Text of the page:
Choose Outdoors is a new coalition for outdoor recreation compiled of people and organizations who are passionate about outdoor recreation, support public lands, waters, and the agencies charged with their care.
We are advocates for resources to maintain our outdoor recreation infrastructure and support programs connecting Americans to the outdoors and encourage sustainable outdoor recreation..
Governor Richardson Pushes for LWCF
Dear Chairman Rahall and Congressman Hastings,
We are pleased that the Natural Resources Committee Chairman recently introduced H.R. 3534, the Consolidated Land, Energy, and Aquatic Resources (CLEAR) Act of 2009 which will provide full, dedicated funding to the Land and Water Conservation Fund (LWCF) at the maximum level authorized by Congress. This provision would provide $900 million to protect special places such as federally managed parks, refuges, trails, cultural and historic places, public lands, as well as state and local parks and recreation facilities for close-to-home conservation and recreation.
Rip It Up at Taos
Taos Ski Valley has been one of the shrines of North American skiing ever since Ernie Blake opened the resort more than 40 years ago. And the mountain has fiercely stuck to its guns as a place where skiing, and only skiing, is celebrated. Snowboards aren't permitted, the trails and lifts have a decidedly old-school character, and the base village has a minimal number of divertissements. But that just shows that the Blake family knows exactly what makes Taos special - - this is truly a skier's paradise. The huge bowls, crenellated steeps, and glades of the 12,000-foot Kachina Peak ridge are regularly buried under deep but feather light loads of desert-dry powder; when it's not snowing, Taos is a sun-worshipper's paradise. If you're an expert skier with a taste for ski tans, you couldn't do better than Taos.
Bike the Sangre de Cristos
More than one mountain biker has called a traverse of the difficult high-country South Boundary Trail a "life changing" experience. It climbs steeply from Angel Fire and high-desert rangeland up into the fastnesses of the Sangre de Cristos, where over a twisty 25 miles of single-track it weaves through aspen and ponderosa forest before dropping through a pulse-pounding 13-mile descent and eventually wending into Taos. Sublime scenery, awesome views, a monster workout, and ample technical challenges - - what more could a fat-tire biker ask for?
Ramble through Wilderness
Hard against the Colorado border in a lonely corner of Carson National Forest, the 18,000-acre Cruces Basin Wilderness doesn't receive a fraction of the attention received by more vertical plots like the Wheeler Peak and Pecos Wildernesses. But if you're looking to get yourself thoroughly away from it all and into some of the most pristine, lovely country imaginable, you couldn't pick a better spot. A lush land of wide-open meadows, rounded mountains, and clear stream broken here and there by granitic outcrops, the Cruces Basin is bursting at the seams with wildlife - - there's a healthy elk population, along with bighorn sheep, yellow-bellied marmots, and streams full of brook trout. There are no maintained trails in the wilderness - - you'll need to be totally self-sufficient in the backcountry and in possession of excellent route-finding skills to handle a trip here.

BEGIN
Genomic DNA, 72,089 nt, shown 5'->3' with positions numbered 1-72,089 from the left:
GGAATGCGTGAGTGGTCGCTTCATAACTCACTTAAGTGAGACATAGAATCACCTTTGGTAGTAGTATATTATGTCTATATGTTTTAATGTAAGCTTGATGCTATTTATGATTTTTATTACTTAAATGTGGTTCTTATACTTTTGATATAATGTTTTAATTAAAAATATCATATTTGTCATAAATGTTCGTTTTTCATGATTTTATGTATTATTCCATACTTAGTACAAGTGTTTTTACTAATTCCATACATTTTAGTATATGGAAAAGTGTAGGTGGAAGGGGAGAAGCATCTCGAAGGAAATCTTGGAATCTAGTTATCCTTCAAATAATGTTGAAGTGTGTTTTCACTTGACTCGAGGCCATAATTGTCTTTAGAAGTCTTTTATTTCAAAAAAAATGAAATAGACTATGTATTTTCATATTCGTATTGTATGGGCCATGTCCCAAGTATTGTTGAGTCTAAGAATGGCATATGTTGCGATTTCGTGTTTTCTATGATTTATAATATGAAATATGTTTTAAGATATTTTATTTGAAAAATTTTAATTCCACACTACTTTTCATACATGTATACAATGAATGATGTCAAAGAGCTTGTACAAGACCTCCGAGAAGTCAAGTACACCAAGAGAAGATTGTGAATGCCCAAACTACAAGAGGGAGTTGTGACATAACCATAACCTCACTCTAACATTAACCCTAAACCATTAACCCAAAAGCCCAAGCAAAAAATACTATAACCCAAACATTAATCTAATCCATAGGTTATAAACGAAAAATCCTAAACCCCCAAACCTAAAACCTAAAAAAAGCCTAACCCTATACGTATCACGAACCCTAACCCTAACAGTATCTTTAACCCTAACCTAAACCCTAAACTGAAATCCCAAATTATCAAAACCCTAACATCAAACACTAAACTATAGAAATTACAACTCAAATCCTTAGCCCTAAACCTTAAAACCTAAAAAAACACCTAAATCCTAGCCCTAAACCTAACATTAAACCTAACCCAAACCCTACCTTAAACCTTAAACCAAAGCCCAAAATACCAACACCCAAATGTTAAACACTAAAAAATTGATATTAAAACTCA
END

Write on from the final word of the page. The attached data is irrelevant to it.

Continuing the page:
Raft the Rio Chama
A major tributary of the Rio Grande in northern New Mexico, the Rio Chama flows through a multi-colored sandstone canyon that is at times 1,500 feet deep, and through designated wilderness. Towering cliffs, heavily wooded side canyons, and historical sites offer an outstanding wild-river backdrop for a raft trip; the most popular reach runs 30 miles from the El Vado Dam south to the Abiquiu Reservoir. Rapids are mostly Class II-III, a bit lower in summer when river flows are lower.
Fish the Red River
A pretty canyon stream, the Red River cascades frothily through steep-walled chutes, drops into deep, turquoise pools, and bounces through choppy pocket water on its journey toward the Rio Grande. The resident fish tend not to be sizable, but the stream gets a couple of runs from migrant trout from its larger sister. The appeal of the Red River is the solitude, the wild trout, and the fact that in the dead of winter, with snow all around on the Sangre de Cristos, fishing on the Red River can be a temperate, comfortable endeavor. Dry-fly fishing in winter, we might add.
Cycle the "Enchanted Century"
A trip round the "Enchanted Circle" - - the loop around Wheeler Peak - - is justly famous as a jaw-droopingly scenic road trip, further sweetened by the museums, ski areas, and other points of interest that dot the route. But there's the rub, at least for cyclists: These roads are plied by a few too many cars for our tastes. Far less popular but just as satisfying is a trip round the so-called "Southern Enchanted Century," which begins in Taos, climbs up into the hills on NM 518, runs east on a long, spectacular downhill all the way to Sipapu Ski Area, takes in some huge vistas of the eastern Sangre de Cristos near Holman Hill, and turns north onto NM 434 at Mora. From Mora, you'll face several brutal climbs but the surrounding wooded canyon scenery will keep your spirits up. The route mellows out as you roll through the broad Moreno Valley, eventually reaching Angel Fire. The home stretch follows US 64 back into Taos. This 104-mile ride isn't for everyone, but for those who've got the lungs and leg power it provides an unforgettable close-up of some of New Mexico's finest country.
The above from GORP.com